|Google's Fuchsia OS And The Forking Of Swift|
|Written by Mike James|
|Tuesday, 21 November 2017|
This more a "what is going on" sort of story than any prediction of the future. About a week ago the Google team developing the mysterious Fuchsia operating system forked Apple's Swift language. Now it seems that the fork was to add code that supported Fuchsia - but why?
I have to say that I have no idea why Google is working on yet another operating system. You might have thought that Android and Chrome, both Linux-based, would be enough. It is even difficult to see a gap that the new OS might be trying to fill. The idea that it could be a replacement for Android or Chrome is far fetched as there are far too many devices running both systems to see an opening for another. It is unlikely to be something needed for the IoT either as Google has Android Things even though Fuchsia has a real time kernel at its heart.
The languages that Fuchsia favors are Dart, C/C++ and of course Go. Now it seems we can add Swift to the mix. Apple invented Swift as a replacement for Objective C used for iOS development. Google is stuck mostly with Java, and now Kotlin, for Android. Given the worries about Oracle's law suit over the use of Java you can see why Google might be looking for an alternative Android language but Kotlin is a much better match in this environment than Swift. To see the adoption of Swift as some sort of defence against Oracle would need you to believe that Fuchsia was an Android replacement which, as already commented seems unlikely to succeed.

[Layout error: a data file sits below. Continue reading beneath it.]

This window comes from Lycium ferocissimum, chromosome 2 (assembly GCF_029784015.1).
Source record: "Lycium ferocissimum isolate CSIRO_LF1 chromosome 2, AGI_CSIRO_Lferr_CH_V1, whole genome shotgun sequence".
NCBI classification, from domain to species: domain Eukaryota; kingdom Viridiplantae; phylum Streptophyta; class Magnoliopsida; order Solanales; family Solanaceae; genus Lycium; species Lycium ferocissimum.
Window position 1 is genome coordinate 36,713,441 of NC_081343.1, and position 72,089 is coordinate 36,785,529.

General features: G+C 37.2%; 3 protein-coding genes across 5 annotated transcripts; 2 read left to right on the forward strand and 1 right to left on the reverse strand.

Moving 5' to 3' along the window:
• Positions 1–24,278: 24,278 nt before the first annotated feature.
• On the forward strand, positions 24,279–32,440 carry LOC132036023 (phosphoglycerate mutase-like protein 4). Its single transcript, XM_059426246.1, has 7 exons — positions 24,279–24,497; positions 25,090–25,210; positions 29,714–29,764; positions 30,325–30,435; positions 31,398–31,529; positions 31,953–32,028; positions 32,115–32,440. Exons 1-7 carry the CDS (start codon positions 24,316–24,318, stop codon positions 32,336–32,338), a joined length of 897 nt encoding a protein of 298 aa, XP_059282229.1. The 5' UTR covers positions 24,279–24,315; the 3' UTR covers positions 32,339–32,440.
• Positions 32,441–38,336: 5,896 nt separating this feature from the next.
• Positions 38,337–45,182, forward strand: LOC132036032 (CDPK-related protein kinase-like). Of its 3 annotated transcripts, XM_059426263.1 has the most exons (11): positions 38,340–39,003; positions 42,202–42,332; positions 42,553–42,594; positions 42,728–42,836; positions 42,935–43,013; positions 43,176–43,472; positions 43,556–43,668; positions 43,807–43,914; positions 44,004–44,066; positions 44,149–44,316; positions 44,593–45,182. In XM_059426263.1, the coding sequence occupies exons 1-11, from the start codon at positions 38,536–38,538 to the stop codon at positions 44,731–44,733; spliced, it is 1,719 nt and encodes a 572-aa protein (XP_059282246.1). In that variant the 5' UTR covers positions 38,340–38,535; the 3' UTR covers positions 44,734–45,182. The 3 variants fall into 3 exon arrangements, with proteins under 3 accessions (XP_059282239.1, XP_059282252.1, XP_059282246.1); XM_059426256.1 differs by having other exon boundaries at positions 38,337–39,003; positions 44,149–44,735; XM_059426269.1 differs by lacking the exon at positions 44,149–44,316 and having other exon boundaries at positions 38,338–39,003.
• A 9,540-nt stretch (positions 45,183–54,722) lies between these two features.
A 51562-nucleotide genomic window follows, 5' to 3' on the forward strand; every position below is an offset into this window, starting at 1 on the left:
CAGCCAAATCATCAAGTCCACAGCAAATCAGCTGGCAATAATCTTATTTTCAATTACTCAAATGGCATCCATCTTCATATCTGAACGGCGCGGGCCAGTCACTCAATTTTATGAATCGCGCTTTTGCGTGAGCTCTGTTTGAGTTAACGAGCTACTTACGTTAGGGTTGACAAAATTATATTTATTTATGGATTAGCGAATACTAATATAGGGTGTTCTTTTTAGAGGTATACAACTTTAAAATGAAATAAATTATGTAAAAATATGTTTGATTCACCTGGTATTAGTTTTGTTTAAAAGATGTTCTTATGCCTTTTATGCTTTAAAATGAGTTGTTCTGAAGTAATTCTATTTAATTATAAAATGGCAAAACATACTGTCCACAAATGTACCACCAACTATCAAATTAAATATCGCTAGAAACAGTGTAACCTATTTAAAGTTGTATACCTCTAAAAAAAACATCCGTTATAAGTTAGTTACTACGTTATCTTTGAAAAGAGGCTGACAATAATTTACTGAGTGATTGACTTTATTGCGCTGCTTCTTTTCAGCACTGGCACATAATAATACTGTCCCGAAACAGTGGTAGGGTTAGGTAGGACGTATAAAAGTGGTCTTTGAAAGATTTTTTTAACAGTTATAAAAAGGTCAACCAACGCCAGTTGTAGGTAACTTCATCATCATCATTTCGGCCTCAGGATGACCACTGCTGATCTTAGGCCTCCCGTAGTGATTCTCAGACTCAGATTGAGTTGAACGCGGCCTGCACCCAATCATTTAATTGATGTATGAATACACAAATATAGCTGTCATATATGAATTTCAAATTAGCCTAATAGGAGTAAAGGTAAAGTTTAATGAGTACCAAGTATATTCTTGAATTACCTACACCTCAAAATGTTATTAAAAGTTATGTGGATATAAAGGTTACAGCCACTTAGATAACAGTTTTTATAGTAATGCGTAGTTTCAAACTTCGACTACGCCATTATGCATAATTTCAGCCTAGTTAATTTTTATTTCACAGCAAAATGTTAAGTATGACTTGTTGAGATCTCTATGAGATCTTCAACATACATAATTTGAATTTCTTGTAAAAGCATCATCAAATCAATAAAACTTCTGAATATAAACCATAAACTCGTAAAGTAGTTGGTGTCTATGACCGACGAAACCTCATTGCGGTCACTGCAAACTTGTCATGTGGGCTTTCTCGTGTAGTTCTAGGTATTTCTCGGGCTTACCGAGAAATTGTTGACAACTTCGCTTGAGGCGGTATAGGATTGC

After creating the fork the Android team have now issued a pull request to have their modification incorporated into the official Swift repo.
"Adds initial support for Fuchsia OS to the compiler and adds support for building for Fuchsia in the stdlib.
This change also introduces lld linker support to the build system and fixes a number of issues related to cross compiling Swift to platforms that do not support universal binaries. As part of this change, non-Darwin libraries in the standard library are now stored in lib/swift/<platform>/<arch> instead of lib/swift/<platform>."
Modifying a language to work with a particular operating system is a matter of changing the system calls for things like I/O and process management so there are unlikely to be any noticeable changes to the language as used by a programmer. What Apple might make of Google's involvement with "its" language we can only speculate, but it is safe to say that it isn't going to have much impact on Swift.
Of course, I could be very wrong. What do you think Google is doing with Fuchsia, and Swift in particular?
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|Last Updated ( Tuesday, 21 November 2017 )|